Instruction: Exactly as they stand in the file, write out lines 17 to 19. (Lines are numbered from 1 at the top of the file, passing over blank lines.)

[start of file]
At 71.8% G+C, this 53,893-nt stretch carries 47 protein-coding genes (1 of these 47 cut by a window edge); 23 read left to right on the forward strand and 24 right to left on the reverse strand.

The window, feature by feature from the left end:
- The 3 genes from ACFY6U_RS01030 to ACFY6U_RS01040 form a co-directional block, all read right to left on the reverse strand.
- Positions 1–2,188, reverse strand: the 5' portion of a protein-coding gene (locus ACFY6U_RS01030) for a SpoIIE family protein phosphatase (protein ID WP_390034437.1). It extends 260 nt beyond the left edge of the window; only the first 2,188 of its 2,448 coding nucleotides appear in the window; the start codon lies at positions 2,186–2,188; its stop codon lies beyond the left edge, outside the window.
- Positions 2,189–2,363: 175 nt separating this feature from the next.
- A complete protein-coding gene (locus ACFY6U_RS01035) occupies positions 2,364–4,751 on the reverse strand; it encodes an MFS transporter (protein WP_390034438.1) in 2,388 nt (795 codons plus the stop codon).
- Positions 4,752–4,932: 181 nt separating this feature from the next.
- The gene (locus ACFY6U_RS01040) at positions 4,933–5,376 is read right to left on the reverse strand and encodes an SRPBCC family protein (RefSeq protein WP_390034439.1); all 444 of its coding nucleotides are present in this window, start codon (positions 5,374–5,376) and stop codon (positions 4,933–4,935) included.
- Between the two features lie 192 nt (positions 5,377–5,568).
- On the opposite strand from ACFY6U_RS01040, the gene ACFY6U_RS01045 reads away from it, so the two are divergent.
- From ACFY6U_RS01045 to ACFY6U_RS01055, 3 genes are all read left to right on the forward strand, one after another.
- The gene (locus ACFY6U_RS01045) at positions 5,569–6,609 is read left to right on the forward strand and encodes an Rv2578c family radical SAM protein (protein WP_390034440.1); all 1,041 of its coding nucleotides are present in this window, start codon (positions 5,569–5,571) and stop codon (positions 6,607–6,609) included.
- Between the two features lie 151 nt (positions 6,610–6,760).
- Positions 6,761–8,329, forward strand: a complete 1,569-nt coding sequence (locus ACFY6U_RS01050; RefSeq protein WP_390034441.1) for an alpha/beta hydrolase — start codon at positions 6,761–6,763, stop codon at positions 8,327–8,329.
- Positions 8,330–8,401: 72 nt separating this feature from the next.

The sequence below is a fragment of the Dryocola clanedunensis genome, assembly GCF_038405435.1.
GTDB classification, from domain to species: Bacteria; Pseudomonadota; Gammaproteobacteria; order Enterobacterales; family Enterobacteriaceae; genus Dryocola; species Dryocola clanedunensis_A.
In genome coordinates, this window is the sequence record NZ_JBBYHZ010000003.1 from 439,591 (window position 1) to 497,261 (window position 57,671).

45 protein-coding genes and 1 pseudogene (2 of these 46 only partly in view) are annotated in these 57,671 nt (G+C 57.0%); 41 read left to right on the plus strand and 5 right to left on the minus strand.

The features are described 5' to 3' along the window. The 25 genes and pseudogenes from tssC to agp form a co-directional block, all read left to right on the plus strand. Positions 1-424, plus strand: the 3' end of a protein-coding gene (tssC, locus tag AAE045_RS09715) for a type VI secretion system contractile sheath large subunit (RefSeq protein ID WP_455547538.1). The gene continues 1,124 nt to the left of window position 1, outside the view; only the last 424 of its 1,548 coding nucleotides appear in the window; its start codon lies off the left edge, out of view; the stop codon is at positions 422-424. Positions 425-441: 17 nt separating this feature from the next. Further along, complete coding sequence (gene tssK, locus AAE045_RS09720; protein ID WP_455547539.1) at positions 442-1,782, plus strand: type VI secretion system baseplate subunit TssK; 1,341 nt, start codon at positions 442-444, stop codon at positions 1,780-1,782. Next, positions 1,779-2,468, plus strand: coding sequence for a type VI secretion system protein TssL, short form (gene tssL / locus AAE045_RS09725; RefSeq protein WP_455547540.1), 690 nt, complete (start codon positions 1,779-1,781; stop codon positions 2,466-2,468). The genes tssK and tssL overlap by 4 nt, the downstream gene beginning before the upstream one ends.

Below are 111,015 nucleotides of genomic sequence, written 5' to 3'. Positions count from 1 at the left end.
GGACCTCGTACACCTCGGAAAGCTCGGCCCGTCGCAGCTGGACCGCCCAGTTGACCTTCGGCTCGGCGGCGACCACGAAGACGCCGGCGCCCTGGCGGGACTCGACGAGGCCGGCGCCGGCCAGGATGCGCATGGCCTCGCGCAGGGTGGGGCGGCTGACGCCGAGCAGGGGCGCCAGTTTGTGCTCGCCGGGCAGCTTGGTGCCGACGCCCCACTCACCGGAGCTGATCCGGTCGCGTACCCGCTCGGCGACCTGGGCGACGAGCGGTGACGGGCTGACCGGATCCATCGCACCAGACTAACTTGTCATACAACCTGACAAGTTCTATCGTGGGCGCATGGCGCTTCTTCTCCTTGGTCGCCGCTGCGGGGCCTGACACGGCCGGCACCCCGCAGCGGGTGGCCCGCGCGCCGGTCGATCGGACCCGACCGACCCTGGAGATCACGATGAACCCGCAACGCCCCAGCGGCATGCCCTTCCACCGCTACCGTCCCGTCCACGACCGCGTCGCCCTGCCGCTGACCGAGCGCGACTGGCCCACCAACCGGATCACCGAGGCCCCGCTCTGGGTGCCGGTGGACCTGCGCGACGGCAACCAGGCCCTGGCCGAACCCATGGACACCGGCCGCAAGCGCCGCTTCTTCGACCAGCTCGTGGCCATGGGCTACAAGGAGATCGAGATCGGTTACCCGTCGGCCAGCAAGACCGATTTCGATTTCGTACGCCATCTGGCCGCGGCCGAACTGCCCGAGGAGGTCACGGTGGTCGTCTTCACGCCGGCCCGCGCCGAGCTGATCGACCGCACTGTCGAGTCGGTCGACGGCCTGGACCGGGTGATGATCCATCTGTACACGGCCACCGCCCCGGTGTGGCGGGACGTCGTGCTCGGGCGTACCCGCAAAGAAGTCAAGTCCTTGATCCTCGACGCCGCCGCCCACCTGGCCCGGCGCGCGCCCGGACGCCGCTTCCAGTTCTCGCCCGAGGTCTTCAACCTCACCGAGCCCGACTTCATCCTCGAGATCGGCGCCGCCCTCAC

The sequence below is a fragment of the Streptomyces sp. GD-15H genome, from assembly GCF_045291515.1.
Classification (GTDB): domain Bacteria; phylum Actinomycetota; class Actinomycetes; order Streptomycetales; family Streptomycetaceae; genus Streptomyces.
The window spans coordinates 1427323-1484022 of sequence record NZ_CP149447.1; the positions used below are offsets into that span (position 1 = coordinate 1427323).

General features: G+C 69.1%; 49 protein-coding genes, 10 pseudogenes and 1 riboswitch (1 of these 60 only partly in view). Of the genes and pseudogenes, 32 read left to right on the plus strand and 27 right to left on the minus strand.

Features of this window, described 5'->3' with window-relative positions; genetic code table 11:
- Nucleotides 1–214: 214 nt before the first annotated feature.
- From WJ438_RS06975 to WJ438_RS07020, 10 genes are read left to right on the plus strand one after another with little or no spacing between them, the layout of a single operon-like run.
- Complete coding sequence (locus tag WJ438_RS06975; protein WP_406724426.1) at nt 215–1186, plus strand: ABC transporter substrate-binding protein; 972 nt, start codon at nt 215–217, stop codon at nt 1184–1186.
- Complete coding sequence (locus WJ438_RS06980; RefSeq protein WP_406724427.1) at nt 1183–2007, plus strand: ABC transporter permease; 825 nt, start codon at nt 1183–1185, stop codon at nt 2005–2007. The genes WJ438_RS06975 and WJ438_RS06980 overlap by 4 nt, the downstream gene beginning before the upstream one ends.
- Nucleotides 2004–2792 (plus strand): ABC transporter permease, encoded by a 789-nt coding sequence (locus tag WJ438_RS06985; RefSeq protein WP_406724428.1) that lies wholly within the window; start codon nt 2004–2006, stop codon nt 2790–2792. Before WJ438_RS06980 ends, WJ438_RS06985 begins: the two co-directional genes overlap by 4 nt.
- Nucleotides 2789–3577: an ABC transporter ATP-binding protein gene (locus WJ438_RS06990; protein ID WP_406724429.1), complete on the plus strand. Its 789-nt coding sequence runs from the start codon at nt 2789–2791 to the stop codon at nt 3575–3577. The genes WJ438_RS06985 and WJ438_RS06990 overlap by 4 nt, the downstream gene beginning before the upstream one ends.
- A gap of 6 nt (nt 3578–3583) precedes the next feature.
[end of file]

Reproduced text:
GTDB classification, from domain to species: Bacteria; Pseudomonadota; Gammaproteobacteria; order Enterobacterales; family Enterobacteriaceae; genus Dryocola; species Dryocola clanedunensis_A.
In genome coordinates, this window is the sequence record NZ_JBBYHZ010000003.1 from 439,591 (window position 1) to 497,261 (window position 57,671).

45 protein-coding genes and 1 pseudogene (2 of these 46 only partly in view) are annotated in these 57,671 nt (G+C 57.0%); 41 read left to right on the plus strand and 5 right to left on the minus strand.